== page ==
Many people still have a difficult time moving away from the stereotype that measures people with autism and other developmental disabilities as a social cost. However, I also believe that our society is moving in a better direction, becoming more able to envision a person with a disability as a valuable asset.

We have witnessed the notably increased capacity of our schools and workplaces to accommodate individuals with disabilities since the first form of the Individuals with Disabilities Education Act became law in 1975. These accomplishments were not possible without the sacrifices and efforts of so many parents, educators, and leaders of this country. Today, their legacy continues through the next generation of families, educators, and leaders, and it only expands as we as a family sail toward the final destination of our journey.

The next three months will be an interesting time for our family. Frankly, it makes me nervous thinking that Eugene will no longer be in the classroom. There will be no more IEP meetings to attend and no school buses to pick him up.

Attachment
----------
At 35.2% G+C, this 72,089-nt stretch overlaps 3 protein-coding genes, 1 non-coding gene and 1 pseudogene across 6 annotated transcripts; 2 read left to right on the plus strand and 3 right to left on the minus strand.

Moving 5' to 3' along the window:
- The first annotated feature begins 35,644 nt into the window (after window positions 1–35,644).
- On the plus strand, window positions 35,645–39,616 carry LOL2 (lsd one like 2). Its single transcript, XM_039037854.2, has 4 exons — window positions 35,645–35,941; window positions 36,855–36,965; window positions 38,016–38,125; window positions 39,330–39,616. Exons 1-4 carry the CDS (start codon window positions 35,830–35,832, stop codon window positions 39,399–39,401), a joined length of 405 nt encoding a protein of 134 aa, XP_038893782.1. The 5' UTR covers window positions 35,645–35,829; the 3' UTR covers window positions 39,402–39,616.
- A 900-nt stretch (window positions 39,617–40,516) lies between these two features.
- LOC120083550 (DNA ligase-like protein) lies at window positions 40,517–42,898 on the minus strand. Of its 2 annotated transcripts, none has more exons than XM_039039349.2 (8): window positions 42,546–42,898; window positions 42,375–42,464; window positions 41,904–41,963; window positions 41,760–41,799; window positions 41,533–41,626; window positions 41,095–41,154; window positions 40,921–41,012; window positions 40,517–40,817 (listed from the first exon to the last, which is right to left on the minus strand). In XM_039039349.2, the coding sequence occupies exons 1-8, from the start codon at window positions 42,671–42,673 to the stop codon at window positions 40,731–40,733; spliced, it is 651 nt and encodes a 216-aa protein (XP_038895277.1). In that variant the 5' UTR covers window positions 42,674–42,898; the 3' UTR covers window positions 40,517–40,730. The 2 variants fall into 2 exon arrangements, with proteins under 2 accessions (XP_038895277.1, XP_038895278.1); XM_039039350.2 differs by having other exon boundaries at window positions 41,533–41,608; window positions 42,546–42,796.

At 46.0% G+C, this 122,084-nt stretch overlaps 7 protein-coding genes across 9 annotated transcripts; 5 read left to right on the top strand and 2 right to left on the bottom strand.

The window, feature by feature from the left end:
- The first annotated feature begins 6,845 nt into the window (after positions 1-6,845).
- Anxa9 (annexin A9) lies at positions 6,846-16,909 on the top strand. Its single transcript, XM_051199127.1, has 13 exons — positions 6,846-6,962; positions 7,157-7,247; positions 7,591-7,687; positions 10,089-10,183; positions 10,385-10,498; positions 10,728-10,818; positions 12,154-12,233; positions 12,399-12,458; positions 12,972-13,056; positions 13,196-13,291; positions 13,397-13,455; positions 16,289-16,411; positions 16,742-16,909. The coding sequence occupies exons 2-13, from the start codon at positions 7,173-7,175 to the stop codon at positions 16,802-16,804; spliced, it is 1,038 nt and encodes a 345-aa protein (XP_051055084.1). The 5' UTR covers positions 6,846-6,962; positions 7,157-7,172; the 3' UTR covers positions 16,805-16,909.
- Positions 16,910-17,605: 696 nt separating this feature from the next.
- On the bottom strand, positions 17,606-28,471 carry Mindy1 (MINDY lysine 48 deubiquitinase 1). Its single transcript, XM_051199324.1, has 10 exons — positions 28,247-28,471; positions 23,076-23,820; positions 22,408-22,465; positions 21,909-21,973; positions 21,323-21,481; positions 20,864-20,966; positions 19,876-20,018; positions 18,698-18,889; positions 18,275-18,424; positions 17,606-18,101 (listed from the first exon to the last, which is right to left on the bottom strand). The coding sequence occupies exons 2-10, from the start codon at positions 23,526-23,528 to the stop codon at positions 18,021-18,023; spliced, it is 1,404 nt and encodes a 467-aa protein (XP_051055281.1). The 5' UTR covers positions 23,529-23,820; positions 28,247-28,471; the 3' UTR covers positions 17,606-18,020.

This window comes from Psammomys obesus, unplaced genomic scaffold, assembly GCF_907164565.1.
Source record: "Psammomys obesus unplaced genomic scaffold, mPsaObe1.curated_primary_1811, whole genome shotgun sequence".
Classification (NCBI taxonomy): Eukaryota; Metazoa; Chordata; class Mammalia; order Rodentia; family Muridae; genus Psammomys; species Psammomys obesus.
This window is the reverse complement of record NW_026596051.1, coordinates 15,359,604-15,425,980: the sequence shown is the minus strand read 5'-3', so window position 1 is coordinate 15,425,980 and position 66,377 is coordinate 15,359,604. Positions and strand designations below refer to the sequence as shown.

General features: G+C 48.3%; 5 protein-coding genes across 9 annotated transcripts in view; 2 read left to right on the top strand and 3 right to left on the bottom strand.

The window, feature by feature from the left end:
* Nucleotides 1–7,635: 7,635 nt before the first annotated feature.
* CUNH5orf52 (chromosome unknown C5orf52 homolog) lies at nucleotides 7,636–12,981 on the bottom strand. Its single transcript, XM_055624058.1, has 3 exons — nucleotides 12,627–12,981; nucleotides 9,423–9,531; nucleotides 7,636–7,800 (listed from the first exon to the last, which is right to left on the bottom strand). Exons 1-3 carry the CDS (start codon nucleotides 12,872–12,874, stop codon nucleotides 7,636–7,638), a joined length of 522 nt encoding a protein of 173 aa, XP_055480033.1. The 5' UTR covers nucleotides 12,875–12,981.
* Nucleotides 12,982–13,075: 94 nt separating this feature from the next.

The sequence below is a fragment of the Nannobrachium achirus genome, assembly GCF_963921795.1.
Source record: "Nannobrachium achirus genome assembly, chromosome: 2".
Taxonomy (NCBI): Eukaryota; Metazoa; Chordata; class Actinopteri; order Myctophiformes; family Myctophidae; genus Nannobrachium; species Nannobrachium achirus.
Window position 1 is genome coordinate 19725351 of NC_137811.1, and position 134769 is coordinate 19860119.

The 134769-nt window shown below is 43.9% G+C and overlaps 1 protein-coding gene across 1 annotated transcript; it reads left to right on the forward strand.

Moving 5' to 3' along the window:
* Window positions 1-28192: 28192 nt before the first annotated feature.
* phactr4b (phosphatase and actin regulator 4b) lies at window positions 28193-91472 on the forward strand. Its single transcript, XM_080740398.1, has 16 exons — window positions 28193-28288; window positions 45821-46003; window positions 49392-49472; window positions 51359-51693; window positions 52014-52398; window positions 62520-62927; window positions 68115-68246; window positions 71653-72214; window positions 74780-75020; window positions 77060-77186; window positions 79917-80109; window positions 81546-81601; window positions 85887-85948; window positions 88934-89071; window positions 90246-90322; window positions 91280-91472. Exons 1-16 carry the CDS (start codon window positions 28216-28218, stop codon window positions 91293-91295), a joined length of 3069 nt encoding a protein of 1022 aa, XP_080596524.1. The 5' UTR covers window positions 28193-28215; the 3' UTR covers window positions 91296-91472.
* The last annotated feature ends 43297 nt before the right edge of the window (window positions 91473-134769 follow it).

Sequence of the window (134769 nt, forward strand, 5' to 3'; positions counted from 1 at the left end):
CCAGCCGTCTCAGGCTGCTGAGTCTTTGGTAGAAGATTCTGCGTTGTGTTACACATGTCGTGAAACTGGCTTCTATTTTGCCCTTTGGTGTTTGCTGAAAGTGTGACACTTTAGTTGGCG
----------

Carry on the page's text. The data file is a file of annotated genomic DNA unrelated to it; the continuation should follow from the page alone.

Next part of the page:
Eugene and our family know that this is a start of the next stage of journey. However, this time, Eugene will be the captain of the ship, steering us toward that goal of independence and community inclusion. This time, I am not crying; I will take a deep breath to prepare myself for another thrilling sea of possibilities and opportunities.


Young Seh Bae, Ph.D. is Executive Director of Community Inclusion & Development Alliance (CIDA) a federally funded Community Parent Resource Center in Queens, New York. She was a faculty member of Teachers College, Columbia University, and served as president of Korean-American Behavioral Health Association.


Blog articles provide insights on the activities of schools, programs, grantees, and other education stakeholders to promote continuing discussion of educational innovation and reform. Articles do not endorse any educational product, service, curriculum or pedagogy.